Although I agree with almost all of his points, this list of Top Ten Modern Myths was a sobering read. A sample:
5. The myth of management
This claims that people can be managed like warehouses and airports, and that some other people are especially good at it. This is entirely wrong, although it has spread over the UK like the grey goo that some fear nanotechnology would unleash (manotechnology, perhaps, and just as lethal). People can be persuaded, and ordered, given incentives and penalties, suppressed and killed, but not managed. Human affairs can be administered, but administration is not management. One administers to people and their needs. One tries to manage them by ignoring whichever of their needs is inconvenient and by treating them as a mere means to your own ends. But, mirabile dictu, people treated like that become irritable and subversive and quite quickly unmanageable.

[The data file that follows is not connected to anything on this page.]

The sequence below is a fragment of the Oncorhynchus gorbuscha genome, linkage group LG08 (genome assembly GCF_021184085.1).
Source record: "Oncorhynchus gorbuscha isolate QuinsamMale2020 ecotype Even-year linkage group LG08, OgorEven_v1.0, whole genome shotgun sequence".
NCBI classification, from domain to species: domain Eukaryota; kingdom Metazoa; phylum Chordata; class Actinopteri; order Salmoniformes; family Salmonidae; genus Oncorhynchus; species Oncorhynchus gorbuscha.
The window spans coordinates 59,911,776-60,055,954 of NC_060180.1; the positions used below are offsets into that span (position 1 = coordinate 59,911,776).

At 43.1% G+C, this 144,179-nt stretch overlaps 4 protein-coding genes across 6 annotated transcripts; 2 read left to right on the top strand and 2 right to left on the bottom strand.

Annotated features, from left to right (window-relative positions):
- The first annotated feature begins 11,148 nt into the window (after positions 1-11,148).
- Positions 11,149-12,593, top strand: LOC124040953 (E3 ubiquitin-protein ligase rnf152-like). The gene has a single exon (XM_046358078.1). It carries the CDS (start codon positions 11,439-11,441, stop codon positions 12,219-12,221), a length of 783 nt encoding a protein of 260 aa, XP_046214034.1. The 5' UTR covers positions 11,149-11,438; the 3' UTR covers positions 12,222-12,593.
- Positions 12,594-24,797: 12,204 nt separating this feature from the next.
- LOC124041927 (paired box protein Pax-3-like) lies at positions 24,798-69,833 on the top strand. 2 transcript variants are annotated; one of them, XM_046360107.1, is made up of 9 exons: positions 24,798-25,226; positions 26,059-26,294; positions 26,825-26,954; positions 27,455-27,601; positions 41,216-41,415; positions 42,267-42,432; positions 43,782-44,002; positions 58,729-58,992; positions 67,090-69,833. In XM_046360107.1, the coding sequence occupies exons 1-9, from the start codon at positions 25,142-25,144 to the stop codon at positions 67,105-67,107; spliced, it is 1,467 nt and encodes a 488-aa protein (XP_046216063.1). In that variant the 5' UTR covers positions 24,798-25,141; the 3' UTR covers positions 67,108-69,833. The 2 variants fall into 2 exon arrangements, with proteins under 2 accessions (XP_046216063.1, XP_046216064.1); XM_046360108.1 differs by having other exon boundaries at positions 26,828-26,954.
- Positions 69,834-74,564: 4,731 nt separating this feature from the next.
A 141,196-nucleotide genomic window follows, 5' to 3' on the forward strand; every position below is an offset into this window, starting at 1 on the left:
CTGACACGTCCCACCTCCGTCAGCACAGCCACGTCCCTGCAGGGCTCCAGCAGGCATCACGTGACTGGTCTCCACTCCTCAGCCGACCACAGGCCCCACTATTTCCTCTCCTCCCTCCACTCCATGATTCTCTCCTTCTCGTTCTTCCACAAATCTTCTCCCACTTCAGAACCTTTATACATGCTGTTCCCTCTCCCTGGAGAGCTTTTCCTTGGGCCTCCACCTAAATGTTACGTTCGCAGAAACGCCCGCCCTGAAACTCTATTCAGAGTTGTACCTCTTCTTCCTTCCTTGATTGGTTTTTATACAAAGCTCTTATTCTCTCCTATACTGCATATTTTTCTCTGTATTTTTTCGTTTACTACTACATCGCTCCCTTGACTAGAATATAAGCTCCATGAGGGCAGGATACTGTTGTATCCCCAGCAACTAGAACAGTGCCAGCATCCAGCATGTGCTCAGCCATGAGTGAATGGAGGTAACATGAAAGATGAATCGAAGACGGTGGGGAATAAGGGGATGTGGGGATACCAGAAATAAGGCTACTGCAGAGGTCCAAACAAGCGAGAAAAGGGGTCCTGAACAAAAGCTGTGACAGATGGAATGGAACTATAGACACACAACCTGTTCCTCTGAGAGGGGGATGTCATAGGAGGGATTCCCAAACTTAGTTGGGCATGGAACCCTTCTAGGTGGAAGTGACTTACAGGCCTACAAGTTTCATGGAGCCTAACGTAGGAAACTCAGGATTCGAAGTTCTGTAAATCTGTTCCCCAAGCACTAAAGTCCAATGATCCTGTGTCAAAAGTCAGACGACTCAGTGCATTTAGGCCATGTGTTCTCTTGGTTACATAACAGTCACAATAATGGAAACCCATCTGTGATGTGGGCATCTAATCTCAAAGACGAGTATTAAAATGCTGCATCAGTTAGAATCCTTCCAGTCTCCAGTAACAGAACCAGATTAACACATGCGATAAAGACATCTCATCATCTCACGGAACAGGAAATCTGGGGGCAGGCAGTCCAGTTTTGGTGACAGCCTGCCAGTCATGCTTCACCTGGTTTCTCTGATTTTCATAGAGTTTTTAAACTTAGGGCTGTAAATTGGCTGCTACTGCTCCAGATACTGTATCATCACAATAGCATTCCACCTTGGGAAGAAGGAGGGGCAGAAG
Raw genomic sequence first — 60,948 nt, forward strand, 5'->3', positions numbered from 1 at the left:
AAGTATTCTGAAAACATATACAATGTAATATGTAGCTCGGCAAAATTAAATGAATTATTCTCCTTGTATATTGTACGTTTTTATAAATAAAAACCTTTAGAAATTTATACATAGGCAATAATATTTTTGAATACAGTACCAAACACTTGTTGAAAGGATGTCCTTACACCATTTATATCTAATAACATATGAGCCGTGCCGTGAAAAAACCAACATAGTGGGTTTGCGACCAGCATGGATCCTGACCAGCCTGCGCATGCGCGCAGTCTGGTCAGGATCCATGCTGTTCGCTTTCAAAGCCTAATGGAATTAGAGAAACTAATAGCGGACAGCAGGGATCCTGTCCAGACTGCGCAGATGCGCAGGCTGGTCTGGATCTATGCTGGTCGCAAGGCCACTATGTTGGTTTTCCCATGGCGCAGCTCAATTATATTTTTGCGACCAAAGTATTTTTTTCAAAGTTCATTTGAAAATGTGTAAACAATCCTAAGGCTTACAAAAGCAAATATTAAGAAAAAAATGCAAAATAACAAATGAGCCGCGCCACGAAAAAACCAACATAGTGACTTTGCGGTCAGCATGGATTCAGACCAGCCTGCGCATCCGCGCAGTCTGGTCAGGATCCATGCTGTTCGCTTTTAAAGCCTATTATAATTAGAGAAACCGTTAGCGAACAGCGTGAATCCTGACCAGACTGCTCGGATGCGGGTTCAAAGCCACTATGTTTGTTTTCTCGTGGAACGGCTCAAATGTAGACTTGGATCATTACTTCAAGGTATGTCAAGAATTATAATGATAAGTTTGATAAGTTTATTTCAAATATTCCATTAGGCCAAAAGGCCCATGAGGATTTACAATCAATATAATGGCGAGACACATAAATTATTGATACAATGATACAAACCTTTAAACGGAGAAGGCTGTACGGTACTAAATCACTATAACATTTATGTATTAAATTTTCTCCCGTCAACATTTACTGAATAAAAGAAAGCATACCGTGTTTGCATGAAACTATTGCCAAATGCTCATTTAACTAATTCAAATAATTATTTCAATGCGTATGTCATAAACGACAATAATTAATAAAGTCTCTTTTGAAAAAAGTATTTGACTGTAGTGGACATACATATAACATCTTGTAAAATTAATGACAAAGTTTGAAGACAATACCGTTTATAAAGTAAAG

Marxists and Hegelians would say that management thus contains its own contradiction, or deconstructs itself, although this is disguised by free use of the myth of meaning (qv). The usual response is to hire more managers to manage the mess, and more layers of managers to oversee the managers. The criminal justice system is a wholly ineffective attempt at managing people. An extreme kind of manager is called a consultant, whose claim to expertise is that he costs more. There are, however, three good reasons for employing consultants: it passes the buck; it is public money; and it is easy to justify such expenditure to auditors, who lunch with consultants and are interchangeable with them.
I pause to remind myself, that despite the obvious truth of these statements, progress is made, and lives improve everyday. Spotting faults is an overrated skill.